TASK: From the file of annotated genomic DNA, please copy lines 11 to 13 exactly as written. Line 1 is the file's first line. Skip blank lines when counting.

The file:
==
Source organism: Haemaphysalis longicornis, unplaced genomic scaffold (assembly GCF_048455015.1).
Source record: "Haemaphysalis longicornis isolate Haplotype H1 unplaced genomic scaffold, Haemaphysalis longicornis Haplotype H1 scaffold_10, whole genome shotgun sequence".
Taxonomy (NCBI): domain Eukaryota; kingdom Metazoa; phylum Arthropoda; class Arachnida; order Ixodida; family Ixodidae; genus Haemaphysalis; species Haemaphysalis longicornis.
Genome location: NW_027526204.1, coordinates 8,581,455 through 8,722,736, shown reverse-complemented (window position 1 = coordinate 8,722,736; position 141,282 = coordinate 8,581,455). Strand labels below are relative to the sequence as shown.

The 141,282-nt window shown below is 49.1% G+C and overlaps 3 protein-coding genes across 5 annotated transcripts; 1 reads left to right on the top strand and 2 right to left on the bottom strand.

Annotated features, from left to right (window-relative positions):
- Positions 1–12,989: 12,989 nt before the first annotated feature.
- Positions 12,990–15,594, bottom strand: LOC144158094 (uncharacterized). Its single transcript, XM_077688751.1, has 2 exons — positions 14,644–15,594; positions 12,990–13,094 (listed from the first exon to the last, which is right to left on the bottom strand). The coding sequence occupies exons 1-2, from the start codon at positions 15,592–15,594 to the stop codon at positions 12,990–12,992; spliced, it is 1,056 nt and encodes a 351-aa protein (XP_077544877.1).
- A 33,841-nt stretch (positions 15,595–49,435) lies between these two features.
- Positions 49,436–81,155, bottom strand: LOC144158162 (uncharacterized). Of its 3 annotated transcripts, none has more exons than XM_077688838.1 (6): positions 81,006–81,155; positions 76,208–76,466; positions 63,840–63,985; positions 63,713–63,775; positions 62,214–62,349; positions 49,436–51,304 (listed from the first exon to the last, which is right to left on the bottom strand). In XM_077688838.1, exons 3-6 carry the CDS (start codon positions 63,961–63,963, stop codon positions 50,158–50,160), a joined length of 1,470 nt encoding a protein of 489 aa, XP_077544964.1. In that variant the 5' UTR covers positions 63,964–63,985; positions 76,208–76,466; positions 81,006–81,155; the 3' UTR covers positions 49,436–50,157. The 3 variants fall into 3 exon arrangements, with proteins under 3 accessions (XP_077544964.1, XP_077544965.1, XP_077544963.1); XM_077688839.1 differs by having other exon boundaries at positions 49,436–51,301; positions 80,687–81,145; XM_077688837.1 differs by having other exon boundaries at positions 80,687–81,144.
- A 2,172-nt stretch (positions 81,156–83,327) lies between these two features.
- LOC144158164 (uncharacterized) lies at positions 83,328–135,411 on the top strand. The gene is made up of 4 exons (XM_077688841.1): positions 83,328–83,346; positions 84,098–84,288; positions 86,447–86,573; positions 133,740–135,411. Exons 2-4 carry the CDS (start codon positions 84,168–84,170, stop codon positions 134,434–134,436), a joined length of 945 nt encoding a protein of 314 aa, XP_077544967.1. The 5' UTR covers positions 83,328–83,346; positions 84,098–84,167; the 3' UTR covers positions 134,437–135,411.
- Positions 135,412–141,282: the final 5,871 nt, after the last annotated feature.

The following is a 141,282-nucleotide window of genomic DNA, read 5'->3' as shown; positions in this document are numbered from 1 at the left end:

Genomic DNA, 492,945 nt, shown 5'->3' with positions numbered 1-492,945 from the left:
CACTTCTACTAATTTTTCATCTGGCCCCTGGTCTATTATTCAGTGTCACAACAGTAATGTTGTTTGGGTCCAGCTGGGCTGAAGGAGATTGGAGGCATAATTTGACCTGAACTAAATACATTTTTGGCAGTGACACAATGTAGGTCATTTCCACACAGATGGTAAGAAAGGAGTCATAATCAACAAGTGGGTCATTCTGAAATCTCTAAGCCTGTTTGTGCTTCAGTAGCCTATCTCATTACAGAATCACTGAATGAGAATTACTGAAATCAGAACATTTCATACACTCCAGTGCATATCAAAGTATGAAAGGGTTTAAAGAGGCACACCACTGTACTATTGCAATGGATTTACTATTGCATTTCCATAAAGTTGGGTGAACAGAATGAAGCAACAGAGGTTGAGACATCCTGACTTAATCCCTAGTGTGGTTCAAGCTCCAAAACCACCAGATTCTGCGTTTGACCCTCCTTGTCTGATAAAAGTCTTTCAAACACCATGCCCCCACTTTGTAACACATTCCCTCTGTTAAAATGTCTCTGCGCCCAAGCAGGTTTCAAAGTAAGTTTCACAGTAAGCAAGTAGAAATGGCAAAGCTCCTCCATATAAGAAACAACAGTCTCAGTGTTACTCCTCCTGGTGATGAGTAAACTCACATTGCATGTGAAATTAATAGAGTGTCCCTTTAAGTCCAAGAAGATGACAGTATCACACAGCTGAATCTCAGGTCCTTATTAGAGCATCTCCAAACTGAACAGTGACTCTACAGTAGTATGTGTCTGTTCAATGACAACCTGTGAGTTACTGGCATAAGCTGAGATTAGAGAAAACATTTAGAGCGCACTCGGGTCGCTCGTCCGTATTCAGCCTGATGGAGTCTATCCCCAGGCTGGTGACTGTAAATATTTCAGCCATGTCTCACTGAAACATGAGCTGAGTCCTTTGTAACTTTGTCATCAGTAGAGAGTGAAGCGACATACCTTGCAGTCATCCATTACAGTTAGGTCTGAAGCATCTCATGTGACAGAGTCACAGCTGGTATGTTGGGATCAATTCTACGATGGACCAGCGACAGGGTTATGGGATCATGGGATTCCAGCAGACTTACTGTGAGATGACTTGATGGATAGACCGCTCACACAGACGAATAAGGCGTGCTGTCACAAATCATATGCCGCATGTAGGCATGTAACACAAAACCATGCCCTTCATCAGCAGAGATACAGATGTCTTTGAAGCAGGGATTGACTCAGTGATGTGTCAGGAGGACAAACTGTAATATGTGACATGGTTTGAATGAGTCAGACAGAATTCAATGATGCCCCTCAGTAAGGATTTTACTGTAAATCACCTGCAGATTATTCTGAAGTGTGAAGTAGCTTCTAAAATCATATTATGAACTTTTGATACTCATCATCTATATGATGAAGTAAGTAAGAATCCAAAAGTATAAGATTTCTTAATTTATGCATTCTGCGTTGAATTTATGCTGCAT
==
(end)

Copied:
- A 2,172-nt stretch (positions 81,156–83,327) lies between these two features.
- LOC144158164 (uncharacterized) lies at positions 83,328–135,411 on the top strand. The gene is made up of 4 exons (XM_077688841.1): positions 83,328–83,346; positions 84,098–84,288; positions 86,447–86,573; positions 133,740–135,411. Exons 2-4 carry the CDS (start codon positions 84,168–84,170, stop codon positions 134,434–134,436), a joined length of 945 nt encoding a protein of 314 aa, XP_077544967.1. The 5' UTR covers positions 83,328–83,346; positions 84,098–84,167; the 3' UTR covers positions 134,437–135,411.
- Positions 135,412–141,282: the final 5,871 nt, after the last annotated feature.